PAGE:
memoria praeteritorum bonorum [the past is always well remembered].
While in Las Vegas, Jeff started and completed several new photographic projects that have expanded his artistic lexicon: Instant Icons; SCRAP— and his Multiple Exposure style from which have come; Paradise Lost and Halftone Lockdown.
While refining his 3xPosure style, hunting imagery aisle to aisle in several favorite vintage stores in the Las Vegas Arts District, Jeff became more aware of nostalgia in the form of advertising from the 1950s and ‘60s. Amid mod-style furniture and lamps, big Coca-Cola signs, and neon, there wafted a casual innocence implying a happier time of liberal pleasures modeled by smiling faces drinking, smoking, gambling, and the addition of coy and gleeful nudes (and Elvis). Stacks of used men’s magazines, the occasional sexual playing cards, showgirl gift items, burlesque photos, and pin-up posters became fodder for multi-exposed photographs—all in proximity to carefree couples driving their new Chevy, a dapper JFK, Tiki bar glasses, and children’s games. It was a heavenly slice of retro-pie.
Jeff’s triple exposed photographs, layered with cheery vintage advertising and clandestine pleasures, are given a more profound twist by referencing John Milton’s epic 17th-century poem, Paradise Lost. On one level, the title ironically suggests better times gone by as a paradise lost: those days of innocence, of wine and roses, and “guilty-pleasure-filled” carefree living—a rosy retrospection. On another level, LeFever offers us a literal point of reference to Milton’s poem of Man’s fallen nature, suggesting the past of our memory was not so innocent. Or, as LeFever points out when Las Vegas is mentioned as a place of corruption, “What happens in Vegas comes in and goes home with the tourists.”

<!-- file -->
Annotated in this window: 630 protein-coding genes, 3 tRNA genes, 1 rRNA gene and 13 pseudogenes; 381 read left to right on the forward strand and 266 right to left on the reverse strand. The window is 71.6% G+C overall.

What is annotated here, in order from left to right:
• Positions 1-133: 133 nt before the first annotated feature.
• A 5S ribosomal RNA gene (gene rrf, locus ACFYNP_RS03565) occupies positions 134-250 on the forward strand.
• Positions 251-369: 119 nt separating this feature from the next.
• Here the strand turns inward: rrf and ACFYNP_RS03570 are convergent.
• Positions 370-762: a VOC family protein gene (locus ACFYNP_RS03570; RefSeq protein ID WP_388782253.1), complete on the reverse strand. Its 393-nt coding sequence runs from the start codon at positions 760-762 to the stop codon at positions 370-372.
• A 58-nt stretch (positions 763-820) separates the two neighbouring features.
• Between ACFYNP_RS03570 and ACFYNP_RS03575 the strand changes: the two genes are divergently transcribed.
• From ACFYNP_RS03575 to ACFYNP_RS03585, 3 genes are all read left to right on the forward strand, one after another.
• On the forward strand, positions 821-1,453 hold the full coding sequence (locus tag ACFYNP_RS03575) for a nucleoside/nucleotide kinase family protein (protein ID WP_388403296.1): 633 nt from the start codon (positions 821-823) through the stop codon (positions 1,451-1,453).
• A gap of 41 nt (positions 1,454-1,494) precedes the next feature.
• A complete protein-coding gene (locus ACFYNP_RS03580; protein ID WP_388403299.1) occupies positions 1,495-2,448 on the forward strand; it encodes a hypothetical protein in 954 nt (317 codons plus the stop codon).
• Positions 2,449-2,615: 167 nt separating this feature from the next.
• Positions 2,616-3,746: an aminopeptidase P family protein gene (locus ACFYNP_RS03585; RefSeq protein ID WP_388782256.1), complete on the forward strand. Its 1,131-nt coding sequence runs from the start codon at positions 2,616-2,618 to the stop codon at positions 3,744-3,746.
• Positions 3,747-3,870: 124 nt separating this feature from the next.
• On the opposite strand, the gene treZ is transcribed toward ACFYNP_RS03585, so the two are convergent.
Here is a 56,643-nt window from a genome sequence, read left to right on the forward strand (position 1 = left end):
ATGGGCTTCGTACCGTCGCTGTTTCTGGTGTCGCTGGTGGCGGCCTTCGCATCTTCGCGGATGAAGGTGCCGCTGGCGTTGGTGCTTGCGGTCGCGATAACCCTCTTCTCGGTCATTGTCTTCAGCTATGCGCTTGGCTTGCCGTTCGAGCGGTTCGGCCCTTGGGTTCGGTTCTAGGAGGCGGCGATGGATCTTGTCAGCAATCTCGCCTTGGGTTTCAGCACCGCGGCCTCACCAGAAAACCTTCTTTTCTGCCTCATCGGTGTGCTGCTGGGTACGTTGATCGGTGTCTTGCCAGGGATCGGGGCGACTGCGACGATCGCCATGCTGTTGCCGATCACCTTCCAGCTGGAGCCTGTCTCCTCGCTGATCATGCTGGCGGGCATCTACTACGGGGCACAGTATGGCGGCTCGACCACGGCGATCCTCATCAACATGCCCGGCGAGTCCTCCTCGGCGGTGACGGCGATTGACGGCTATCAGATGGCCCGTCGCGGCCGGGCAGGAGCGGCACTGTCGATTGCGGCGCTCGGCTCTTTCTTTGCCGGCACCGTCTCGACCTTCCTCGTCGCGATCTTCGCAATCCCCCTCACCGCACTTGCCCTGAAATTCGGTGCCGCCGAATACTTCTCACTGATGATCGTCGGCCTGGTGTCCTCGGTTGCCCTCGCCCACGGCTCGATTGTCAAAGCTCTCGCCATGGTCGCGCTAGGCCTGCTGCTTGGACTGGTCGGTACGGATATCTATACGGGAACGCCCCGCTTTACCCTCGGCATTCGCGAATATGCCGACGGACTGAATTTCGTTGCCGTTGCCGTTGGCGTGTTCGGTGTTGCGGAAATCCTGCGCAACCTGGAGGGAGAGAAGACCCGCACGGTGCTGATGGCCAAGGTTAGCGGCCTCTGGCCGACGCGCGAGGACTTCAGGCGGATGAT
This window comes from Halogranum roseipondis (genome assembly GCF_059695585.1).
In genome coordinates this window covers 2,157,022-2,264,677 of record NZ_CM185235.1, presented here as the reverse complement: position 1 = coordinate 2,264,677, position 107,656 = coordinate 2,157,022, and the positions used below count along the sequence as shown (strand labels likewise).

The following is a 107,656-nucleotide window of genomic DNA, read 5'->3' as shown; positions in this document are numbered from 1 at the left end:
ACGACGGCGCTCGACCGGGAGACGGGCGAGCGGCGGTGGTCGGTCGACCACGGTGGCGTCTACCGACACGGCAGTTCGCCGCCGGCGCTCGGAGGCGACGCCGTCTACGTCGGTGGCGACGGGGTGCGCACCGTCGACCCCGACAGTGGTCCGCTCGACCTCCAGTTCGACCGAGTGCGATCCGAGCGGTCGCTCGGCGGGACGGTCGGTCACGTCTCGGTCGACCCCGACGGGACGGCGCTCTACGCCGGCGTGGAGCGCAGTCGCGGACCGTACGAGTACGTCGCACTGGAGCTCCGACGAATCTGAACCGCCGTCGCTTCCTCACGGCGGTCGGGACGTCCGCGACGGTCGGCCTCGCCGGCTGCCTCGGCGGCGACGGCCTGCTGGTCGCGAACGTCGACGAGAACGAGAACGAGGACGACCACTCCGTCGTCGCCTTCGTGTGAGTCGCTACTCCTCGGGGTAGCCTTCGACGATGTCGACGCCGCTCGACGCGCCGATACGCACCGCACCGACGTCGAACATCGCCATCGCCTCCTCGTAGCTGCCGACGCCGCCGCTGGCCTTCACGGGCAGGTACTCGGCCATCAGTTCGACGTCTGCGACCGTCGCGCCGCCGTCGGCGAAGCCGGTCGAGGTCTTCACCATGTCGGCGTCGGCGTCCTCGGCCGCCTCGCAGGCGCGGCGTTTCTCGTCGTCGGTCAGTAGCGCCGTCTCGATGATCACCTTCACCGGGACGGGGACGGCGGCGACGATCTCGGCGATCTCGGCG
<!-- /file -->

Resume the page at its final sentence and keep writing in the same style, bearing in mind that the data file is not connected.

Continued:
Paradise Lost composes rosy retrospection with base human nature, peeking under the cultural hood of our inherited behavioral theater, walking a line between secular cozy and biblical sobriety. See some selections from Paradise Lost in the Online Exhibition tab.